When to watch: When you’re at a point in your PhD that requires statistics, and you really hate statistics.

“I could not believe I had pledged allegiance to research, where our job — you know, the definition of research is to control and predict, to study phenomena for the explicit reason to control and predict. And now my mission to control and predict had turned up the answer that the way to live is with vulnerability and to stop controlling and predicting.
When to watch: When you feel nervous, anxious or not good enough in some way. When you feel vulnerable and you just want to ‘solve’ that feeling and move on.

Diana Laufenberg: How to learn? From mistakes

“They were a little uncomfortable with it, because we’d never done this before, and they didn’t know exactly how to do it. They can talk — they’re very smooth, and they can write very, very well, but asking them to communicate ideas in a different way was a little uncomfortable for them. But I gave them the room to just do the thing. Go create. Go figure it out. Let’s see what we can do.”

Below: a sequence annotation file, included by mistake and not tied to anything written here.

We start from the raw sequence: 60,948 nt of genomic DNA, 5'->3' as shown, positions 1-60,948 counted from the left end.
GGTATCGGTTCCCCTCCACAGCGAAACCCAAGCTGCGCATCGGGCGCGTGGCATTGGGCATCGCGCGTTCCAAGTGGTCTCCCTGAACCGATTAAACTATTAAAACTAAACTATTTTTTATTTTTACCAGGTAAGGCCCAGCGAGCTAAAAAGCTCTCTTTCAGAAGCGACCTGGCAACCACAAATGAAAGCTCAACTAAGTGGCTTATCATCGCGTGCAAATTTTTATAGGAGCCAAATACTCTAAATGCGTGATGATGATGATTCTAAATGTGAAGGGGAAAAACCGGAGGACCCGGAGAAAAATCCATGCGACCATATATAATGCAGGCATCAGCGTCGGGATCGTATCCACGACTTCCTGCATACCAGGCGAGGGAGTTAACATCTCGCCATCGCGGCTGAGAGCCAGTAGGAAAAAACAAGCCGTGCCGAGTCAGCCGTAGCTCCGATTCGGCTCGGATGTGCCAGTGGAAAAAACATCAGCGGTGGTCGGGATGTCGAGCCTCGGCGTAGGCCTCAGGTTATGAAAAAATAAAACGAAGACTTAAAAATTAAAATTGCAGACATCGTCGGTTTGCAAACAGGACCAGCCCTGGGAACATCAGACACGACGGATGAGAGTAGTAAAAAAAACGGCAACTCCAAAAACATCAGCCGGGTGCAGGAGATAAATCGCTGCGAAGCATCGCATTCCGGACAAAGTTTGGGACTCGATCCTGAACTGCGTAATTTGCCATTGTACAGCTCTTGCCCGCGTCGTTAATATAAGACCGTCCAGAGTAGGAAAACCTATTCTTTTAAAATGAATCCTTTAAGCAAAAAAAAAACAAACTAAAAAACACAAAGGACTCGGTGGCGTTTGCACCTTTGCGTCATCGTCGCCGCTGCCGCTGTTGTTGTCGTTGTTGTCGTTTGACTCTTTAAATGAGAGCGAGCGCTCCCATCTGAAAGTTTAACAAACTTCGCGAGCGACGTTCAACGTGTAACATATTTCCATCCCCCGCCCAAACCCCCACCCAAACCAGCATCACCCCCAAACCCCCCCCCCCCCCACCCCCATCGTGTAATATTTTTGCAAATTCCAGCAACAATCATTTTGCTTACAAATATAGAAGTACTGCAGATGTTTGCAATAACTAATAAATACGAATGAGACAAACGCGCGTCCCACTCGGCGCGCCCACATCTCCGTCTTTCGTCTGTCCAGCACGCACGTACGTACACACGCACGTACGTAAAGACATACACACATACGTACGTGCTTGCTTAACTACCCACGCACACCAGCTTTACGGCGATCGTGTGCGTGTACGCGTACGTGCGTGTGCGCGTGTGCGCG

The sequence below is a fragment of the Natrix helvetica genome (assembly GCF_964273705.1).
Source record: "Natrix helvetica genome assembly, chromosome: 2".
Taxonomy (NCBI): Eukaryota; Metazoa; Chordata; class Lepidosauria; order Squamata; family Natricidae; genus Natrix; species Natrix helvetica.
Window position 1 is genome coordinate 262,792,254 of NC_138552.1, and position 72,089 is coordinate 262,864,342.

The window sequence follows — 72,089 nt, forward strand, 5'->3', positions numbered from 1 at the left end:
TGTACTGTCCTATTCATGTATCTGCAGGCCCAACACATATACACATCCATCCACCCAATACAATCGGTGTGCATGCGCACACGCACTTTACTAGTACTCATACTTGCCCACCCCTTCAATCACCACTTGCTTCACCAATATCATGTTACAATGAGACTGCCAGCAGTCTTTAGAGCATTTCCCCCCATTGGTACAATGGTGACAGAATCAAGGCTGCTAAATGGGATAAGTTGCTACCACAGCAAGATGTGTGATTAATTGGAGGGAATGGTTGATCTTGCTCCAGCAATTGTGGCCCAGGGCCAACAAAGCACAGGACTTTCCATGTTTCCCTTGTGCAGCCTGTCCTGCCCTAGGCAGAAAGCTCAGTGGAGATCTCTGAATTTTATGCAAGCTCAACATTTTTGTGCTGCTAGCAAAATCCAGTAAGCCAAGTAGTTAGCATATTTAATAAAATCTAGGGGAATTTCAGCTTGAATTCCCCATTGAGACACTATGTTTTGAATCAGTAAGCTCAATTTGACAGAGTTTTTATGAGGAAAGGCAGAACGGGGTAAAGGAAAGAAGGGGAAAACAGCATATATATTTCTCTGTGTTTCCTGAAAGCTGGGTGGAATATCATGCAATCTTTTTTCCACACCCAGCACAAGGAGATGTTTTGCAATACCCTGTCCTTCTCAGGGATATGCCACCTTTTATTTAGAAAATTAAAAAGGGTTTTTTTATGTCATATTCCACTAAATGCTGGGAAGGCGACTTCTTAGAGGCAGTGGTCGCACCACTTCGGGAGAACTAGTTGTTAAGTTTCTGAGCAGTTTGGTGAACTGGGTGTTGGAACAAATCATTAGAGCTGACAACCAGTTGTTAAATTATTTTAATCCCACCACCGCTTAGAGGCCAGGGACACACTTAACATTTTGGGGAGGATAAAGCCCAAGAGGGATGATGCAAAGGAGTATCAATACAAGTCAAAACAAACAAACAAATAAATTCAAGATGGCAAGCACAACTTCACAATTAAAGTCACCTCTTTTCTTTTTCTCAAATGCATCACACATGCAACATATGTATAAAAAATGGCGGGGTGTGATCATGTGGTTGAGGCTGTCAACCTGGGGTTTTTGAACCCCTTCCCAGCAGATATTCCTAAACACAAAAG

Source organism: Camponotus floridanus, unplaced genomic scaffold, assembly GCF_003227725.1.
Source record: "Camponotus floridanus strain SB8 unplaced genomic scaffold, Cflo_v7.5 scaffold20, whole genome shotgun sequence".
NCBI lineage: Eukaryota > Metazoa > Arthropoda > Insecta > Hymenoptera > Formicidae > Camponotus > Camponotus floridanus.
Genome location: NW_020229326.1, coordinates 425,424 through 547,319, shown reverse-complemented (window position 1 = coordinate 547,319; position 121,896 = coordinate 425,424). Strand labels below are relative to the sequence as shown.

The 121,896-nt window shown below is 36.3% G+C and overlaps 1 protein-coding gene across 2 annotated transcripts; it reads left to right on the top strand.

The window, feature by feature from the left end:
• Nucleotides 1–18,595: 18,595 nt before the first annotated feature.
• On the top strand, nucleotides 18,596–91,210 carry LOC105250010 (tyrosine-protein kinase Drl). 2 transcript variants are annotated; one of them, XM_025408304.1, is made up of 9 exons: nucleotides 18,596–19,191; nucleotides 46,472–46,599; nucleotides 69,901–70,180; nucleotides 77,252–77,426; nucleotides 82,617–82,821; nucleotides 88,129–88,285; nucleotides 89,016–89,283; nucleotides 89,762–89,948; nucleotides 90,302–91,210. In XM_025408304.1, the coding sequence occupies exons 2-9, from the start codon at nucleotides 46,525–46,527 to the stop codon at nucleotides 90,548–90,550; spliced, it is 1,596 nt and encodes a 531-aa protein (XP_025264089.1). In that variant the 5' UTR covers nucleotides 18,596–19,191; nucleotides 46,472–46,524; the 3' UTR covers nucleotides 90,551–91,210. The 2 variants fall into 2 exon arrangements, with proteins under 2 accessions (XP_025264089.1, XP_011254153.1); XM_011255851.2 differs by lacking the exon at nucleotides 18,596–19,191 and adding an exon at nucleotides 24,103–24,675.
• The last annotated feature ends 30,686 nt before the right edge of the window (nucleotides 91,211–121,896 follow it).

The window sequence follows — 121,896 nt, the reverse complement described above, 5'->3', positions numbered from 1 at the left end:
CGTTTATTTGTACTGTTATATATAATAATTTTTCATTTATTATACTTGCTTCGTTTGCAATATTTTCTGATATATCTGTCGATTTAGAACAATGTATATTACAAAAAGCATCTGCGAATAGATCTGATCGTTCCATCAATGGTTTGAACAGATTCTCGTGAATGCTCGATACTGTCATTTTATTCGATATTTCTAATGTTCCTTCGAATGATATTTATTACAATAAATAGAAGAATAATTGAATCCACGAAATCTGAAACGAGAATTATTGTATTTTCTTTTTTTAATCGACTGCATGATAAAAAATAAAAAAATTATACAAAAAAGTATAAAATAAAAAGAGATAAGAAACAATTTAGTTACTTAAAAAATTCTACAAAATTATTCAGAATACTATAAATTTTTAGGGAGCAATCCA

When to watch: The quote above refers to American school kids – but it could just as easily be about PhD students. Watch this when you’ve got bad feedback, when no one’s replying to your emails, when your ethics approvals have taken twice as long to come back that you thought they would.

#365papers March Update

In my first post on this blog, I set myself 3 PhD-related goals for 2017. One of those goals was to read more widely, and more frequently, and I decided that doing the #365papers challenge would be a good way to do that.

Here’s my March update. I found this month reallt difficult to be honest, I was super busy with other things at work and didn’t feel like reading when I had a to do list longer than my arm. I missed a few days in a row and towards the end of the month when I had 10 papers to catch up on, I was making excuses and looking for ways to wriggle out of the challenge. I didn’t though – hoorah! I made time to read and now I’m all caught up.